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Business - Written by on Wednesday, March 18, 2009 11:09 - 3 Comments

Crowdsourcing on Mobiles: Reporting the Crisis from Madagascar

As I write this blog, a potentially violent crisis is emerging in Madagascar, as the military ceded control of the African country to opposition leader Andry Rajoelina today.  Just two hour ago, the US Department of State ordered all non-emergency workers out of the country amidst fears that previous protests from January, where over 100 people were killed, could be re-sparked.

In the initial round of protests on January 26th, when traditional media reports were unavailable to and from many regions, social media played an important role in information relays.  Now, crisis reporting is made even more transparent with an open platform developed by Ushahidi.  Ushahidi (meaning “testimony” in Swahili) was first developed to report on violence during the 2008 Kenyan election, using a collaborative base of citizen journalists to map crisis information and gather insights.  The platform has also been in used in Gaza and Congo.

Here, you can see the Madagascar-specific site, where citizens can check the Google Maps mashup to learn where crises are occurring (and have occurred previously).  They can also view a listing of all reports, submit their own (via internet or mobile) and receive SMS alerts on their mobiles about any developments in their locality. 


The functionality and ability of citizens to text-in and receive updates (with a proper verification process) can go a long way to reduce harm in crises.  Also, in many of the developing regions where such crises are most prevalent, the mobile is an ideal channel for this information.  At the end of 2007, there were 280 million mobile subscribers in Africa, representing a 30% penetration rate.  In Congo, for instance, there are only 10 000 fixed-line telephones, but over 1 million mobiles.  If you want to read on about mobile penetration in Africa, check out this article that appeared in The Guardian in January.

In a study by the Harvard Humanitarian Initiaitve on last year’s post-election violence in Kenya, Ushahidi’s data was compared to the information released by bloggers and traditional media.  Not only is Ushahidi able to get infomation out quicker, but in many cases, it helped with reporting information that was “off the grid”.  Whereas bloggers and news media often focus on the same areas and echo one another, Ushidi allowed coverage of a much broader area.  Here’s a more in-depth blog from last October that covers this and other findings in more detail.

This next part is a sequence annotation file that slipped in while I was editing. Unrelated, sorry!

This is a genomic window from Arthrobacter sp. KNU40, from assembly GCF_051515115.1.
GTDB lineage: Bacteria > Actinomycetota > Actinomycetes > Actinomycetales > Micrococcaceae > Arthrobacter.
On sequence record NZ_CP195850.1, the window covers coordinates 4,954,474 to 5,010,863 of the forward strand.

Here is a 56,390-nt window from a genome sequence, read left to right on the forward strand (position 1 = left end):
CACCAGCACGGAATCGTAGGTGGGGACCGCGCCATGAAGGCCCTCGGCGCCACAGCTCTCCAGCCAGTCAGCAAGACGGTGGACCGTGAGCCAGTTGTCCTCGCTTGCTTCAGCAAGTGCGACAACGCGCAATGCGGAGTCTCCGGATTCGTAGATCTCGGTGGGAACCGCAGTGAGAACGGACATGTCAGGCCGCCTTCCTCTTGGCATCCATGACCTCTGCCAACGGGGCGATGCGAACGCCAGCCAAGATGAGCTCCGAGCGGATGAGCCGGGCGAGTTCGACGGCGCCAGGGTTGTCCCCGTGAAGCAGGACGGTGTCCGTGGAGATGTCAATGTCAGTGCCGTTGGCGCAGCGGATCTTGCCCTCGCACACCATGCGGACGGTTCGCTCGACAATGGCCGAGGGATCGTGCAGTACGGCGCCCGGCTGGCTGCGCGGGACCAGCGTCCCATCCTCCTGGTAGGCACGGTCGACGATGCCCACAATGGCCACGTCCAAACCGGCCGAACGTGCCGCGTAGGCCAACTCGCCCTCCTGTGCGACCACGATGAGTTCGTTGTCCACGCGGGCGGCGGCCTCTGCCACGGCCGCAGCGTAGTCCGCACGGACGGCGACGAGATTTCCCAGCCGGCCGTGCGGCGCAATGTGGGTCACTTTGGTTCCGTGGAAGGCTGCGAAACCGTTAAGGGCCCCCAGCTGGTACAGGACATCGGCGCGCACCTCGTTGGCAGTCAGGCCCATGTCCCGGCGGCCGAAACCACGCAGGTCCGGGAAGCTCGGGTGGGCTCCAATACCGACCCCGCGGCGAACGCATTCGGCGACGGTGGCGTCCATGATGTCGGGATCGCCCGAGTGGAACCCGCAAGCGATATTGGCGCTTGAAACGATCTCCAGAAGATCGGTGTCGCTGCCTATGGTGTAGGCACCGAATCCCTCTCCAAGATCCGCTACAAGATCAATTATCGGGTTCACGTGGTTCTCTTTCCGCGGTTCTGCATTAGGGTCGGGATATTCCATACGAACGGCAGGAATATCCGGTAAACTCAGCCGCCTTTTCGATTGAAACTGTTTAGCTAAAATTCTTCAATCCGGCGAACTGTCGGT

Twitter, microblogging and citizen journalists may be excellent tools for crisis reporting.  But to take it a step further, platforms like Ushahidi, which can properly aggregate the information and feed it back to those who need it, greatly improves the potential for rapid aid deployment and optimal use of response resources.


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Mar 19, 2009 5:11

Ushahidi is a very well known platform to combine internet and mobile technology. The use of the platform in the case of the recent Madagascar crisis shows how more often such a tool will be used and can be useful. I have been reporting different times about their activities as you can read at http://talksharelearn.wordpress.com/?s=ushahidi&searchsubmit=Find+%C2%BB

Apr 19, 2009 17:53

–> Further the killings of Protesters in Madagascar on 28 March 2009


A huge demonstration at Ambohijatovo Park on 28th March 2009 : 8 killed and 30 odd seriously injured

So far, we have always believed that there was no scale of barbarity, but what has occurred today in Antananarivo proved us wrong. While more than 50 000 peaceful demonstrators gathered in the Ambohijatovo park (whic is not a no-go area), a recurring event since Andry Rajoelina seized power by force, mutinous soldiers obeying Rajoelina’s orders made no bones about using live munitions and shooting at the surrounded crowd who were only asking for the return of the constitutional order and for the respect for democracy. In fact, this autocratic power is showing day after day its true face reflecting the image of the would be president who can exert his authority only by using force.